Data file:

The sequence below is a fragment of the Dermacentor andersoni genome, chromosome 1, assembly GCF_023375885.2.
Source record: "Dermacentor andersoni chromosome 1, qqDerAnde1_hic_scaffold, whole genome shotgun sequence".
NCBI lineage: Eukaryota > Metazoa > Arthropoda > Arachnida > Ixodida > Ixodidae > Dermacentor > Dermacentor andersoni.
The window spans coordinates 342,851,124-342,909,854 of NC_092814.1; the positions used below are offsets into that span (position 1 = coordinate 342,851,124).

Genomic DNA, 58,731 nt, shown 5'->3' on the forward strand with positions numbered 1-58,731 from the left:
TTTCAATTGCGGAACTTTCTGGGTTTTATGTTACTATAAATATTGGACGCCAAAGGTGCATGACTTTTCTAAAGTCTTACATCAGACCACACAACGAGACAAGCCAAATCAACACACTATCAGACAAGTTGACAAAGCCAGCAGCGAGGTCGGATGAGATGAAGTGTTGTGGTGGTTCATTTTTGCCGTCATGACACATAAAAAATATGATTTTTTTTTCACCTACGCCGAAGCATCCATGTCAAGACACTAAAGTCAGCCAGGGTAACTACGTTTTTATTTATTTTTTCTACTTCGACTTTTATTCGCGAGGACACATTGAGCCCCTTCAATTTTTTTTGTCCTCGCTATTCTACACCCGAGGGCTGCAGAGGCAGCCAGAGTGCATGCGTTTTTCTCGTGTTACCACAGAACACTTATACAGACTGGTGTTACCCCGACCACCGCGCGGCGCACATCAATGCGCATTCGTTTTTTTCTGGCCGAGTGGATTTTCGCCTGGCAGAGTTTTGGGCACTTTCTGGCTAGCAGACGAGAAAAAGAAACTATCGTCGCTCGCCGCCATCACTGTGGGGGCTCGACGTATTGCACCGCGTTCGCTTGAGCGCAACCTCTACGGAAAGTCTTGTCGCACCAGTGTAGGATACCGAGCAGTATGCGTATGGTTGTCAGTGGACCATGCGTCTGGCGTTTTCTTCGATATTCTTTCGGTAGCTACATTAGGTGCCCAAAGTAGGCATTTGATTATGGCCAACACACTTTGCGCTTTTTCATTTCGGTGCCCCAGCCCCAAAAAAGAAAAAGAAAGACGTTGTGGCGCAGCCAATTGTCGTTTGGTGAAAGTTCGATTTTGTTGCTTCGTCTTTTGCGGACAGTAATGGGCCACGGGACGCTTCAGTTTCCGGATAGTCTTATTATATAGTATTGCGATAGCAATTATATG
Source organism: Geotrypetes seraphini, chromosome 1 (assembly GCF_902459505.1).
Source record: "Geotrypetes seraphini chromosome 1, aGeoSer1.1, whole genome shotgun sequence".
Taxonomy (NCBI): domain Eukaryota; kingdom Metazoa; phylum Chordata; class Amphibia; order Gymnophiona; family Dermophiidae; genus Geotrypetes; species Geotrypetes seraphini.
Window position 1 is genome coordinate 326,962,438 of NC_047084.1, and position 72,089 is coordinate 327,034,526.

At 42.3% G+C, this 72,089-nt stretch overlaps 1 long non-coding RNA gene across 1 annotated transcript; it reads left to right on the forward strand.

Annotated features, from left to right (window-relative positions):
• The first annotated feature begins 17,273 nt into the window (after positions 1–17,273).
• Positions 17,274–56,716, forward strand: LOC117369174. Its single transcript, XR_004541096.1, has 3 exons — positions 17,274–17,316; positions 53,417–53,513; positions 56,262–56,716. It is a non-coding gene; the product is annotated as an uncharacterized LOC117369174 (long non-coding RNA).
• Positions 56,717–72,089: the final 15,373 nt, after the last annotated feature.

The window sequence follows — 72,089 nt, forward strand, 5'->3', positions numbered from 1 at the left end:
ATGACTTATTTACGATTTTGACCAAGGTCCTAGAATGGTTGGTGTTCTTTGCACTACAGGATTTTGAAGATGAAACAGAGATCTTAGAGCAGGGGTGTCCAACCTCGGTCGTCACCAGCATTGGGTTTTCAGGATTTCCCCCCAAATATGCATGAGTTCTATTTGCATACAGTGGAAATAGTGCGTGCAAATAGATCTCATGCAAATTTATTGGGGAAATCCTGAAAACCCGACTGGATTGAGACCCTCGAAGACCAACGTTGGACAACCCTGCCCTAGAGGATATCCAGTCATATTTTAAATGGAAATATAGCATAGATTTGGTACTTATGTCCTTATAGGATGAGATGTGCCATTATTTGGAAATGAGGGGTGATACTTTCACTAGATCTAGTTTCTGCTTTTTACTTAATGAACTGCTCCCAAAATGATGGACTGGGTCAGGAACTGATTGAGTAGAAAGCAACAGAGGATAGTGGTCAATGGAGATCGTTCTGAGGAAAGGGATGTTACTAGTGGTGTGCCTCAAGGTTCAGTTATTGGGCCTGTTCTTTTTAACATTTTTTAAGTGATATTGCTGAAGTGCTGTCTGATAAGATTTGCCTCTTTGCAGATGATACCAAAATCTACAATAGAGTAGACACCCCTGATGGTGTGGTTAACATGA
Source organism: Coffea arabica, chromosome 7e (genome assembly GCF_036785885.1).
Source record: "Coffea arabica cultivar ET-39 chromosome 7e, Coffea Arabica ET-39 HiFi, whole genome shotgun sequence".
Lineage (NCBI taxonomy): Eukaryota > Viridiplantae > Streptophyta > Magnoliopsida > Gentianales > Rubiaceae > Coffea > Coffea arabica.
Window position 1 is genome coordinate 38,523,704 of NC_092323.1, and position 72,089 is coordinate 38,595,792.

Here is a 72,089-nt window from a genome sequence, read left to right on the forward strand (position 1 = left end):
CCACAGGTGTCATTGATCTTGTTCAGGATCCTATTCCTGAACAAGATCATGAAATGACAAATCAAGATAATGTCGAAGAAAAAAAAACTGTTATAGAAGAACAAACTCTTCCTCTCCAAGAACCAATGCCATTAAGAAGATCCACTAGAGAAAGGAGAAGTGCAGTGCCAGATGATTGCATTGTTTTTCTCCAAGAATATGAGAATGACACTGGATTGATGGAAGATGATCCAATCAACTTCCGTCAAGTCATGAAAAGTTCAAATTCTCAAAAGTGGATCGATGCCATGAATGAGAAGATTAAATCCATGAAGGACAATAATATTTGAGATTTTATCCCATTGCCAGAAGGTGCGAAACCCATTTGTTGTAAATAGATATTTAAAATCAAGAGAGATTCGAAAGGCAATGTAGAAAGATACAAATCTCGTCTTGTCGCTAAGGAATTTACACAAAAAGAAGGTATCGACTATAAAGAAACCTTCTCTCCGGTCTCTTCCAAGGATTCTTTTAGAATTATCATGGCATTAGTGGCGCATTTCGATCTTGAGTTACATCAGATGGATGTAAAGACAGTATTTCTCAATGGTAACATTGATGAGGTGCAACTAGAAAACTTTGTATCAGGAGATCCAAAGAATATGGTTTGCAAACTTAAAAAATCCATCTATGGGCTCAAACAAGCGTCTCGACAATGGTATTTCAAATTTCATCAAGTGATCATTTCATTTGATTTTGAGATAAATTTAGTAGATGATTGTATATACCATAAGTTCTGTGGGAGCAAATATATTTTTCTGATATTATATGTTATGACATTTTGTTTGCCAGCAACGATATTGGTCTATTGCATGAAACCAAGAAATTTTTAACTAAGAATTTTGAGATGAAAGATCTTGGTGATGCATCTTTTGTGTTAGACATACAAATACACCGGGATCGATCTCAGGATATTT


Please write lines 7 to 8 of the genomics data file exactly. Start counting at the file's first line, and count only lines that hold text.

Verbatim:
Source organism: Geotrypetes seraphini, chromosome 1 (assembly GCF_902459505.1).
Source record: "Geotrypetes seraphini chromosome 1, aGeoSer1.1, whole genome shotgun sequence".